The introduction of β-hydroxy-α-amino acids (βHAAs) into organic molecules has received considerable attention as these molecules have often found widespread applications in bioorganic chemistry, medicinal chemistry and biomaterial science. Despite innovation of asymmetric synthesis of βHAAs, stereoselective synthesis to control the two chiral centres at C α and C β positions is still challenging, with poor atomic economy and multi protection and deprotection steps. These syntheses are often operated under harsh conditions. Therefore, a biotransformation approach using biocatalysts is needed to selectively introduce these two chiral centres into structurally diverse molecules. Yet, there are few ways that enable one-step synthesis of βHAAs. One is to extend the substrate scope of the existing enzyme inventory. Threonine aldolases have been explored to produce βHAAs. However, the enzymes have poor controlled installation at C β position, often resulting in a mixture of diastereoisomers which are difficult to be separated. In this respect, L-threonine transaldolases (LTTAs) offer an excellent potential as the enzymes often provide controlled stereochemistry at C α and C β positions. Another is to mine LTTA homologues and engineer the enzymes using directed evolution with the aim of finding engineered biocatalysts to accept broad substrates with enhanced conversion and stereoselectivity. Here, we review the development of LTTAs that incorporate various aldehyde acceptors to generate structurally diverse βHAAs and highlight areas for future developments. KEY POINTS: • The general mechanism of the transaldolation reaction catalysed by LTTAs • Recent advances in LTTAs from different biosynthetic pathways • Applications of LTTAs as biocatalysts for production of βHAAs.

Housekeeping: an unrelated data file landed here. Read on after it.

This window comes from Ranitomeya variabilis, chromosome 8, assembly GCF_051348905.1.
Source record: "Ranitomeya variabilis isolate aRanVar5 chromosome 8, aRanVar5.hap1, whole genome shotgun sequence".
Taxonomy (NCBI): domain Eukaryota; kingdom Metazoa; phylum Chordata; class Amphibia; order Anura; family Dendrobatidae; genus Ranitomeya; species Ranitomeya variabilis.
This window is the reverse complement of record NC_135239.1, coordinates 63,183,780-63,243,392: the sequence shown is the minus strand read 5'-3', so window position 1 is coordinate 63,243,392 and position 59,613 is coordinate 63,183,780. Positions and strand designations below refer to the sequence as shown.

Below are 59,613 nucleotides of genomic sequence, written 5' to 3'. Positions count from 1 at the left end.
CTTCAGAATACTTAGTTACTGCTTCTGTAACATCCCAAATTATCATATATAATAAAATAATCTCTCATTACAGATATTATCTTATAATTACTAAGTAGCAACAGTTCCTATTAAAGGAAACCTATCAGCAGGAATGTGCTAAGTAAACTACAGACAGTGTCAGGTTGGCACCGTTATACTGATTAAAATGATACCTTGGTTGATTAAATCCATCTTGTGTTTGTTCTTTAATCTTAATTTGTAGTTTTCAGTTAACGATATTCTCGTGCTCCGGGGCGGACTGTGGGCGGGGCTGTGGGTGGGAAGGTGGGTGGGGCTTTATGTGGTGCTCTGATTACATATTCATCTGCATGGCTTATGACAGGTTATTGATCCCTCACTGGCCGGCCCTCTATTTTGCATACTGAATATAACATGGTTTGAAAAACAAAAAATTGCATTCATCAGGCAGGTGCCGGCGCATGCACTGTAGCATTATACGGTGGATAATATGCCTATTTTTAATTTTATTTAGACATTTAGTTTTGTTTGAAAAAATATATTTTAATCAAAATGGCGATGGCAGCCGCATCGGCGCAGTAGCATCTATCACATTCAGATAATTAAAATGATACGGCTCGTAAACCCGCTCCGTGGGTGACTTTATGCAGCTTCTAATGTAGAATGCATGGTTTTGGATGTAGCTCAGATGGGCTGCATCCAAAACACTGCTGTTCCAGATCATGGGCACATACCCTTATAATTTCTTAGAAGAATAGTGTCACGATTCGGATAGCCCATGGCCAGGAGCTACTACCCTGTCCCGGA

This study was funded by Biotechnology and Biological Sciences Research Council UK (BBSRC) (BB/P00380X/1, BB/R00479X/1 and BB/R50547X/1), Scottish Funding Council COVID-19 Grant extension and Bridging Fund, and Industrial Biotechnology Innovation Centre (IBioIC, Scotland).
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- Applied Microbiology and Biotechnology
- General Medicine